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of the chief requisites in a writing of either class. ilege of redemption at the expiration of said It is notorious that only one attorney in a hundred term; we to pay ground rent, at the rate of 8 can draw a deed, or write a will, or shape a con

per cent., that is to say, 8800 per annum, payable tract, that will not be susceptible of two or more

quarterly, and all taxes and assessments that are

or may be levied against said property. We different interpretations; while very many

also agree to pay attorneys' fees for examination most signally fail to inject even common sense of title, and your commission for negotiating or decent phraseology into the instruments they loan. Commission to be one per cent. write.


*Ruth Ass PATRICK." A book of forms of such writings is indispensa

It appeared that the defendants had paid 850 ble in almost all libraries, and if prepared by a attorneys' 'fees for examination of the title, and first rate laivyer, is of value in all branches of le- had secured the loan of $10,000 upon the property, gal practice. Such a book is Oliver's Conveyancing in accordance with the above terms. The de nos before us. The fourth edition was com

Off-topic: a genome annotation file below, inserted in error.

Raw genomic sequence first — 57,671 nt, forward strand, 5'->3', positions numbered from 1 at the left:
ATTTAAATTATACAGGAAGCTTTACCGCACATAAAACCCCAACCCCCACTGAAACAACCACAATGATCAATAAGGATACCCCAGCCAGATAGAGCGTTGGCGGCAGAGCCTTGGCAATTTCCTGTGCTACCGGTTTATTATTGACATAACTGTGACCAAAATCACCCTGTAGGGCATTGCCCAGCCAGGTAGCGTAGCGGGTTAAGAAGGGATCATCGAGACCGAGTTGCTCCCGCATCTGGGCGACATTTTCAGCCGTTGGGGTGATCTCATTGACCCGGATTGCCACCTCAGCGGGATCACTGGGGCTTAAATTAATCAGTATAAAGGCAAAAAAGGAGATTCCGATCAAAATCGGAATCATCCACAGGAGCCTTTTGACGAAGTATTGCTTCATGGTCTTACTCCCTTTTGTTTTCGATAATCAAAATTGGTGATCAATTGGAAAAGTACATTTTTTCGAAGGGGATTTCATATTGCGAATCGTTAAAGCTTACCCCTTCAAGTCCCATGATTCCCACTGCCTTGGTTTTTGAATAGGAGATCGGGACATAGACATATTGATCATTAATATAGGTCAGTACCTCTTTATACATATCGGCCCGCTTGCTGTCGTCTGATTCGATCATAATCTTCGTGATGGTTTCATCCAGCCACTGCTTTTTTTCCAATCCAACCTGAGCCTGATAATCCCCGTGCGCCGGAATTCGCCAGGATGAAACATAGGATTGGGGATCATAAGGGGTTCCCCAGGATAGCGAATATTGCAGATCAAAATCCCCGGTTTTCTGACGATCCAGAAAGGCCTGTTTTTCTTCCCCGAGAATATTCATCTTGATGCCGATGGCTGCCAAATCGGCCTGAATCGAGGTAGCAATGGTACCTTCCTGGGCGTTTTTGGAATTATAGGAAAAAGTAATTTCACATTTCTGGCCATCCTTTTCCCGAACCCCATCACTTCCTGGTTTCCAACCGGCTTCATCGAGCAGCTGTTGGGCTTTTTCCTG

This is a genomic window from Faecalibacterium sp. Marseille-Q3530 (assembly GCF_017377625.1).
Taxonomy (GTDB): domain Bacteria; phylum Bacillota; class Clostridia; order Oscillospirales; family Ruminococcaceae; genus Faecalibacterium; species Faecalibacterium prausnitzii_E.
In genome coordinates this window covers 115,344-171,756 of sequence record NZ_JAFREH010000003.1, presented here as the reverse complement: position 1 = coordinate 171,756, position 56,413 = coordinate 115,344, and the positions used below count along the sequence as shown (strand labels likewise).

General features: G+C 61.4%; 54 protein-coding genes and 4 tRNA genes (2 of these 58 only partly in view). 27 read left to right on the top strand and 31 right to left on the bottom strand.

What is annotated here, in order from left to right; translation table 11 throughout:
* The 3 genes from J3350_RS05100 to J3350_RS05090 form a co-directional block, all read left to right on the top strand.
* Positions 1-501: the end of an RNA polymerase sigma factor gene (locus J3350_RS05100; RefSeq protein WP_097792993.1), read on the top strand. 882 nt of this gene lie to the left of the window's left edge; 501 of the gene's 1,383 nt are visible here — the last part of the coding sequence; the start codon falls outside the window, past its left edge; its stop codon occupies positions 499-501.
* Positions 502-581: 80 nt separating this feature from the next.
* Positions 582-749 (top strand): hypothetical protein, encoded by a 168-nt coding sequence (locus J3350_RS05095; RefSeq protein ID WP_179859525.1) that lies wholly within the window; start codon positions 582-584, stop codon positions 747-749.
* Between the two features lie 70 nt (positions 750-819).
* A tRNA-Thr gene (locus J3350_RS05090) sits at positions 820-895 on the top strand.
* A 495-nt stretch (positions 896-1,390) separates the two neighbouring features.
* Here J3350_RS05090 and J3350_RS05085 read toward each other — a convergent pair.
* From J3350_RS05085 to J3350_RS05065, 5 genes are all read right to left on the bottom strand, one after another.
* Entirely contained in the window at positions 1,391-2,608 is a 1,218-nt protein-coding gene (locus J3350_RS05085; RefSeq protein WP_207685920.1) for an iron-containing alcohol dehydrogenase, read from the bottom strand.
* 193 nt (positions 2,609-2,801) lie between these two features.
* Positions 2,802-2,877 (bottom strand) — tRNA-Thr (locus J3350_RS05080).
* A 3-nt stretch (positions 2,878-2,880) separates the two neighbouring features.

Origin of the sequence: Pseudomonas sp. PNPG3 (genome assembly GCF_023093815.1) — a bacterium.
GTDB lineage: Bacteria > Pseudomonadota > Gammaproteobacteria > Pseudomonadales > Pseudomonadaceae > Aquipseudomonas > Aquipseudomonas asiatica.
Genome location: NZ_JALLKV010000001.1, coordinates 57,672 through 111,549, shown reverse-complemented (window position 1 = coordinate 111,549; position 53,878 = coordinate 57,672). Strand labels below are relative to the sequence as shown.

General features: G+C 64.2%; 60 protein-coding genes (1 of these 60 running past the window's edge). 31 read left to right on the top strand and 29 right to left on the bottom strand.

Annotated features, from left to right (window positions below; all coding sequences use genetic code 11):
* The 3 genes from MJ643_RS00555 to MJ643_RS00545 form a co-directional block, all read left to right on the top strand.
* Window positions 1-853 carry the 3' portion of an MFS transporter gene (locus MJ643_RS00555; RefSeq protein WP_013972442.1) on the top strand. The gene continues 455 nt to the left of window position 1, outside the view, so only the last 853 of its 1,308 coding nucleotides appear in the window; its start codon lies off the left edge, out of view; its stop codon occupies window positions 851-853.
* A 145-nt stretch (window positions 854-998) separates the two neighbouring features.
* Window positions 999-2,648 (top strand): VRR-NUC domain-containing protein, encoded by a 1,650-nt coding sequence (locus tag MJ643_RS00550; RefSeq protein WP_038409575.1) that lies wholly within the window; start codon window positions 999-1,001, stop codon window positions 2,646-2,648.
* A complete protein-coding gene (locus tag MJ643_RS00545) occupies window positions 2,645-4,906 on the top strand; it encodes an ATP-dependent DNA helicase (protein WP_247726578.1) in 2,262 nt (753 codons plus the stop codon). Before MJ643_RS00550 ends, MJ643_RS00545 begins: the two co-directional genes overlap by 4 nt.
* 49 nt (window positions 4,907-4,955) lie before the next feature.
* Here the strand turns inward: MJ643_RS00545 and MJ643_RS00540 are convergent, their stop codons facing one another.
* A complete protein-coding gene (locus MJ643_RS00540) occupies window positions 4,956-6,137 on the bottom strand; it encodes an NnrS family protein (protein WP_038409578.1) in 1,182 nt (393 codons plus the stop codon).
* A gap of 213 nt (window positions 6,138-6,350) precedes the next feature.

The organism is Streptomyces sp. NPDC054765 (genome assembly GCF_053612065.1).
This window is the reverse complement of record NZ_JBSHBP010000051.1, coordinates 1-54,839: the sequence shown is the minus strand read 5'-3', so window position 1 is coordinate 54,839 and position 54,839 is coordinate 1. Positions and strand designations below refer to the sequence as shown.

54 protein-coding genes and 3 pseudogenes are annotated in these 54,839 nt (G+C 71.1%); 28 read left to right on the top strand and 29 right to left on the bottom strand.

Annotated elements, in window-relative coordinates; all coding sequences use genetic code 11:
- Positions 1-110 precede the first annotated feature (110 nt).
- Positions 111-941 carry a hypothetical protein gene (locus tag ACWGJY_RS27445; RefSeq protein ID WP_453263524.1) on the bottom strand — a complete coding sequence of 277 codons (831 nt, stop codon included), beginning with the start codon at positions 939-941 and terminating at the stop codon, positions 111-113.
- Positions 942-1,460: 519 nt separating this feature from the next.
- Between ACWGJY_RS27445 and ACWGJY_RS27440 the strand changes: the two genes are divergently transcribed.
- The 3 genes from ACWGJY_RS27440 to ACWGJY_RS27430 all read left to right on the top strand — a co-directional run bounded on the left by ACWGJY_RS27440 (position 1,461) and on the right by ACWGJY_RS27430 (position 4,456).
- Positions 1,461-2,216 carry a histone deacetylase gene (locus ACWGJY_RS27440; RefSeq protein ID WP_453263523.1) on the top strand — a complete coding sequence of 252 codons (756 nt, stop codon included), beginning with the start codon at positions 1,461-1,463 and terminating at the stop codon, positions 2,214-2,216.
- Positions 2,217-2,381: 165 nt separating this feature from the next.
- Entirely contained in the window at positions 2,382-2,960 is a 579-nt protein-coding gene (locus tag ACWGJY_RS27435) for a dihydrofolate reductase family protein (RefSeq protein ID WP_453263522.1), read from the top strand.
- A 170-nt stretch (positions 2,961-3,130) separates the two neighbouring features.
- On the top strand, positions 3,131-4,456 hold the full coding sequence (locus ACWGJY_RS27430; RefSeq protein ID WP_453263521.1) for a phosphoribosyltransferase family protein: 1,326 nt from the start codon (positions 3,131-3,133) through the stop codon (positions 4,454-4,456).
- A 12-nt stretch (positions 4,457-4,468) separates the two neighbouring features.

fendants below refused to receive the loan and

the action was brought to recover the agreed pleted in May, 1881, by Geo. H. Hopkins, of

commission of $100, and the 850 paid for the exthe Portland (Me) bar, and contains many new amination of title. forms and much new matter of value to the pro The petition alleged that the contract so exefession.

cuted by Ruth A. Patrick related to her separate Oliver's Conveyancing, revised and enlarged, 8 vo.

estate, and was for its benefit, and that said

Ruth held the legal title to the property de450 pp., 81.50 net. Dresser, McLellan & Co.,

Dresser, McLellan & Co., scribed in said contract. These allegations were Portland Maine.

not denied.

The answer, after setting up Mrs. Patrick's SUPREME COURT OF OHIO.

coverture as a first defense, alleged that the

transaction only contemplated a mortgage of the Johx W. PATRICK

property of Mrs. Patrick, to secure a loan, and

that the form it was to assume, of an absolute JOSEPH H. LITTELL ET AL.